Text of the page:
OANN was started in 2013 to compete with Fox and originally pitched itself as centrist and unbiased. (I remember getting that sales pitch when I was invited to appear on their shows. At the time, their mission seemed too vague, their operation too amateurish, and their audience far too small to be worth the drive into DC.) But then in 2016, the network’s owner saw Trump as a ticket to the big time and devoted the network fully to his support, to the point of ordering reporters not to mention polls that appeared to be unfavorable to Trump.
And that’s exactly the kind of unwavering sycophancy this president is looking for.
But there’s something more that makes OANN the perfect Trump vehicle: its weakness for conspiracy theories, which has come to the fore particularly during the coronavirus crisis.
It’s not that Trump is attracted by or committed to any particular conspiracy theory. It’s the habit of mind involved, the kind of mental flexibility required. To entertain a conspiracy theory requires a willingness to bend and rework evidence to fit a desired outcome—which, by coincidence, is exactly the mode required for people to make excuses for a political leader, then remake them when he changes course.
Charlie Sykes describes this as Trumpian “doublethink,” the cultivated ability to hold two contradictory ideas at the same time, such as COVID-19 being both a hoax and a deadly disease that requires a preventive miracle cure. But I wonder if this doesn’t quite get the mindset right, because the key to doublethink is never to think in terms of broad and general principles that might overlap and need to be held in one’s mind at the same time.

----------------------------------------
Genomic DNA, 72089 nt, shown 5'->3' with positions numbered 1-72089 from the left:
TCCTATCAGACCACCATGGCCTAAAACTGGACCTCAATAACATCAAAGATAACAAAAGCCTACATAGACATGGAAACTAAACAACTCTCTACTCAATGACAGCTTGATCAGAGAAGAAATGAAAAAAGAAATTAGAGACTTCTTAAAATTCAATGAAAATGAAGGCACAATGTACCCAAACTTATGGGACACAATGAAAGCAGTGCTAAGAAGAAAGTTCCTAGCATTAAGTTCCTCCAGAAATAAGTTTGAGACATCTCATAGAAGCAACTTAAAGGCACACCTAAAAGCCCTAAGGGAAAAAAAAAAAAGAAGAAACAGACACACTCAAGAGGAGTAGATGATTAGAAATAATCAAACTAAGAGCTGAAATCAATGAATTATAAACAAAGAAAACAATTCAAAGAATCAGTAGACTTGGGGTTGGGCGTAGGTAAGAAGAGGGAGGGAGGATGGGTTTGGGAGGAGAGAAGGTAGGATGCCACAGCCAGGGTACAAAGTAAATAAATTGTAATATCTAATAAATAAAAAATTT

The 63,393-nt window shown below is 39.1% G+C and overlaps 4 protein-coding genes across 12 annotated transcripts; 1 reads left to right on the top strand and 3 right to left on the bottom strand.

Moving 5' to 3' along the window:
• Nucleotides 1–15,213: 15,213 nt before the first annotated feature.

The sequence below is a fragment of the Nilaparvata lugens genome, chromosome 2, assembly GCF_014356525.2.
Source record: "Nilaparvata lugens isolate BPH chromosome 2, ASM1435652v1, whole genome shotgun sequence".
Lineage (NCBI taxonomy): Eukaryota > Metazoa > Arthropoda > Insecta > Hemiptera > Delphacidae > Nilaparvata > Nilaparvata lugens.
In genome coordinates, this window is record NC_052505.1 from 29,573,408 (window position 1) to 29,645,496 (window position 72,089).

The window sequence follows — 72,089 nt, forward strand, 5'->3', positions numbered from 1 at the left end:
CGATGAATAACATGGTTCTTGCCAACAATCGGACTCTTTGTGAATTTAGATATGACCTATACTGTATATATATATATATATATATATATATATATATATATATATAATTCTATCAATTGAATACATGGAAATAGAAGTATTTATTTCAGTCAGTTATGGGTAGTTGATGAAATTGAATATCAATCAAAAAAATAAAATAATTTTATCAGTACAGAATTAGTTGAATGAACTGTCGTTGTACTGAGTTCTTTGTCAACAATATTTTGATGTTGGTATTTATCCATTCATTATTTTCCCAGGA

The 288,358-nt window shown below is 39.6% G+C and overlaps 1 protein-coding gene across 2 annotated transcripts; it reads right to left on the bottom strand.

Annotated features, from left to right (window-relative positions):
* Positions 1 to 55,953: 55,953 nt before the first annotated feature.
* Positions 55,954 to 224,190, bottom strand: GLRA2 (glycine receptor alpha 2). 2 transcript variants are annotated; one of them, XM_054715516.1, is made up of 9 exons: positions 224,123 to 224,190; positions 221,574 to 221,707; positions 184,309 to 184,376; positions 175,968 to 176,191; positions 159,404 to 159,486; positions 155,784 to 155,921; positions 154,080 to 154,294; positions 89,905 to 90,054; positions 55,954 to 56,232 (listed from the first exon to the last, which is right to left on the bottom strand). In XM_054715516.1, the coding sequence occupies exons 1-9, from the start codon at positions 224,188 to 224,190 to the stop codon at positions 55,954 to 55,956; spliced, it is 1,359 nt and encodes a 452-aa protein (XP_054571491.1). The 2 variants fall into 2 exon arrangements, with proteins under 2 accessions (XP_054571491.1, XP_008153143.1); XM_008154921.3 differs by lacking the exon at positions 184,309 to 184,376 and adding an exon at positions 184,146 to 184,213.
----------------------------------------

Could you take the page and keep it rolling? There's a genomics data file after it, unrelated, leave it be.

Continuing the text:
No, the key is to think only in terms of concrete loyalty tests: to praise the miracle cure at one moment and to dismiss the epidemiological warnings of the “so-called experts” the next, and never to connect the two.
This view takes its philosophical cue from the “woke” left, which never wonders whether a claim is factually correct but only whether it is politically correct. It just swaps out “is this politically correct” and substitutes “is this helpful to the immediate political needs of Donald Trump.”
It sounds simple, but in practice it’s not easy. There’s a reason revolutions always eat their young. If you stay on the Trump Train long enough you will discover—as Fox News has and OANN eventually will—that you will find that the demands for conformity are endless, capricious, and unforgiving.
No matter how much you might want to, you can never be #MAGA enough.